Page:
Death comes for us all, even – as it did in the dark days of early 2016 – the seemingly immortal David Bowie, whose earthly departure felt both sudden and, in a sense, long overdue: the starman had finally pulled the ultimate artistic reinvention, disappearing into the cosmos from whence he came.
In the years since, the shapeshifting icon has encountered a fate worse than death: enshrinement in the pantheon of rock ‘n’ roll myth; the very thing that the restless artist – the actor – likely would have disdained.
The music endures, of course, but amid the endless greatest hits repackagings and box sets, the image, so often reduced to a cartoon lighting bolt and flaming mullet, now adorns coffee mugs, adult colouring books, and licensed T-shirts lining the racks at chain stores. Crack, baby, crack.
Moonage Daydream, the first officially sanctioned Bowie documentary since his passing, seems designed to push the star back into the realm of art, wonder, restless experimentation.
While broadly encompassing the spectacular arc of his career, its two-and-a-half hours of sound and vision largely eschews biographical detail and dispenses, at least on the surface, with the trappings of the traditional rock documentary, offering instead an immersive collage narrated, in spectral voice over, by Bowie himself.
Director Brett Morgen, a kind of self-styled rockstar filmmaker whose résumé boasts the pretty good Kurt Cobain film Montage of Heck, was given the keys to the Bowie kingdom by the late singer’s estate, and reportedly took five years (what a surprise!) in combing thousands of hours of footage, much of it – or so we’re promised – unseen, or at least radically restored from the archive.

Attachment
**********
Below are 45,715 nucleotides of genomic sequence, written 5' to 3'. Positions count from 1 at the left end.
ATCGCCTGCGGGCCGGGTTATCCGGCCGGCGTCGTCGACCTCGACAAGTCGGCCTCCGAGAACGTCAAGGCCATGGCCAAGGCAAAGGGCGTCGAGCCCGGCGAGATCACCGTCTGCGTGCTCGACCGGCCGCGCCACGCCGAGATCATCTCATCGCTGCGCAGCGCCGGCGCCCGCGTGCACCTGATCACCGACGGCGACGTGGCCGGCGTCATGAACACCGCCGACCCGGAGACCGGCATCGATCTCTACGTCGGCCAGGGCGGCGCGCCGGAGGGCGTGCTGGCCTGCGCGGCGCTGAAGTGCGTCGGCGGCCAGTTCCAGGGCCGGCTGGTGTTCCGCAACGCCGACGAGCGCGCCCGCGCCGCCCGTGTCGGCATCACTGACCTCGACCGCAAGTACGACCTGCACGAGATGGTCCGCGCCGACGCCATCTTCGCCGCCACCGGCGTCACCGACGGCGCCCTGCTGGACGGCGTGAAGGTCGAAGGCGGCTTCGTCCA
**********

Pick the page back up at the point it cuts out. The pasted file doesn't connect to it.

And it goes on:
What he’s assembled is less a definitive account of a life than an impressionistic portrait, one that the press kit touts as an ”experiential cinematic odyssey”, a montage-heavy trip through Bowie’s music, art, and writing threaded together by reflections on his artistic process.
Held against the standard of the conventional music documentary, Moonage Daydream is formally and sonically ambitious, favouring temporal echoes, psychic connections and visual motifs over linear narrative – it circles and loops back across Bowie’s career, allowing various incarnations of the singer to commune with each other, floating in a most peculiar way.
The film’s first half, roughly dedicated to Bowie’s glam rock reign in the early 70s, is its most exhilarating, capturing the singer’s visual transformation with an electric eye. Though much of the footage is familiar, Morgen has accessed the original camera masters and, in some cases, alternate angles and outtakes, to breathe new life into clips from Life on Mars? and Ziggy Stardust’s swan song that burst with a ravishing sense of immediacy.
Working with Bowie’s longtime producer Tony Visconti and sound mixer Paul Massey, who’ve reassembled (and in some instances remixed) many of Bowie’s tracks from their original stems, Morgen has cranked up the sound to pleasingly ear-shattering levels, meaning the film plays like a concert – which makes sense when you realise that the filmmaker has inked a multi-picture deal to make more music films for the IMAX format (the best way to see this, incidentally, if you can).